Trivia: a shot of the marquee from the Neptune's weeklong run appears in the opening credits to Singles.

Apropos: in his Criterion commentary, Gilliam says that while it's his interpretation of 1984, he's never read the novel.

True story: I detest Fight Club like none other.

Posted by shitbrain | December 7, 2007 1:03 PM

@13: By reading, probably.

@14: Fair enough, but despite his rhetorical dedication to the individual artist, Eliot is really talking about the influence of new literary movements on the established canon. He's paying himself a not-so-subtle compliment, claiming that modernism has diminished the reputation of romanticism etc. In any case, clearly new versions of a work of literature (mostly good or at least compelling ones) can inflect the original; I just don't think a robust original can be completely destroyed by its descendants.

@11: That example is no good. Huge populations are obsessed with the actual text of the Bible, and this will persist long after people quit watching DeMille (a process that has already started).

Posted by annie | December 7, 2007 1:05 PM

@8 Agreed. Parminder Nagra is her name I believe.

Posted by PA Native | December 7, 2007 1:06 PM

Two different media. Two different experiences.

One is borne of words that swirl around the reader's brain conjuring up all sorts of imaginary images. The other is story-telling given to you visually through the eyes of a director and cinematographer where characters are personified by actors.

It's almost like eating butter pecan ice cream and bitching about it not tasting like a hot fudge sundae.

Posted by Bauhaus | December 7, 2007 1:13 PM

Keira IS too skinny, but those period clothes do hang nicely on her...she's a very talented clothes hangar.

Posted by michael strangeways | December 7, 2007 1:52 PM

#17: I read plenty, but I try and keep movie and book experiences separate; when someone says "Frodo", my brain skips to Elijah Wood. Got any other suggestions?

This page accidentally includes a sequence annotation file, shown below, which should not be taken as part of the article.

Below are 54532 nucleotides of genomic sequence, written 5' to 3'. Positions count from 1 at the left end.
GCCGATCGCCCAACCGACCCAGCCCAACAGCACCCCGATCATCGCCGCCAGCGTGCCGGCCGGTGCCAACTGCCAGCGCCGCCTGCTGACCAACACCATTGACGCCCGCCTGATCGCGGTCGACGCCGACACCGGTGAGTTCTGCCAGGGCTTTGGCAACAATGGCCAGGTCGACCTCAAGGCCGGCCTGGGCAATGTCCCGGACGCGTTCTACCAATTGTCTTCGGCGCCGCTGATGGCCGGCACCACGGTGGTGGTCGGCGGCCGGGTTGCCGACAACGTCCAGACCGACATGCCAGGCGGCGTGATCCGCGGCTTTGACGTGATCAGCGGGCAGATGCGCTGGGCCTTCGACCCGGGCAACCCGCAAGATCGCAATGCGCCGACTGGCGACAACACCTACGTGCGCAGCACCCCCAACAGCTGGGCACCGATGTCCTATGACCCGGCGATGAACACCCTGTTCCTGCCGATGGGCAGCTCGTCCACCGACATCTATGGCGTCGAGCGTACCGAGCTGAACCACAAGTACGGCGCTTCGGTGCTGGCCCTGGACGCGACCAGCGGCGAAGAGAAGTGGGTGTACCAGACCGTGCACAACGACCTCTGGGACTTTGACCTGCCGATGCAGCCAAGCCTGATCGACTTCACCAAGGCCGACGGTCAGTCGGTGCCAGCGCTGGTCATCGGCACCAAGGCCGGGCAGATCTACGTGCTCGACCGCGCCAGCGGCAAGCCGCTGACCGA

Posted by Fyodor Zulinski | December 7, 2007 2:11 PM

There was a short time a while back where Brad Pitt and Jennifer Aniston were going to star in the movie version of The Time Traveler's Wife. Such a movie would not only have ruined the book, it would have forced me to kill everyone. EVERYONE. Thank God that fell through.

Posted by Greg | December 7, 2007 2:36 PM

I have seen Atonement three times. And, I have heard with my own ears from Joe Wright that he meticulously and scrupulously had the screenplay rewritten to reflect the book almost to a tee. I have also heard him say that Ian McEwan has given his wholehearted approval. I bet NONE of those adaptation snobs have any of THAT knowledge. You know the type, ready and able to criticize any adaptation at will. It's called pseudo-intellect.

That being said, there will always be those who will never believe a movie can or will ever do justice to a book. Don't believe their self serving prose, no matter how right they think they are because in the end it's fiction, get it???

Bravo to those who will always lend their artistic vision to a story and stick to their guns for bringing it to the fore. Pride was a fantastic and masterful piece of film making by Joe Wright and it was HIS vision that brought many to the world of Jane Austen...I bet not one critic or naysayer of that film has had the artistic vision to do something like that.

Joe Wright for your consideration!!!;-)

Posted by GiveMeABreak | December 7, 2007 4:30 PM

Well, I never expect any adapations of books to stay faithful to the books. I mean, there has NEVER been any movie adaptation of the Count of Monte Criso that kept the ending as is.

So pretty much you have to treat them as two separate stories.

Posted by Shini | December 9, 2007 12:41 AM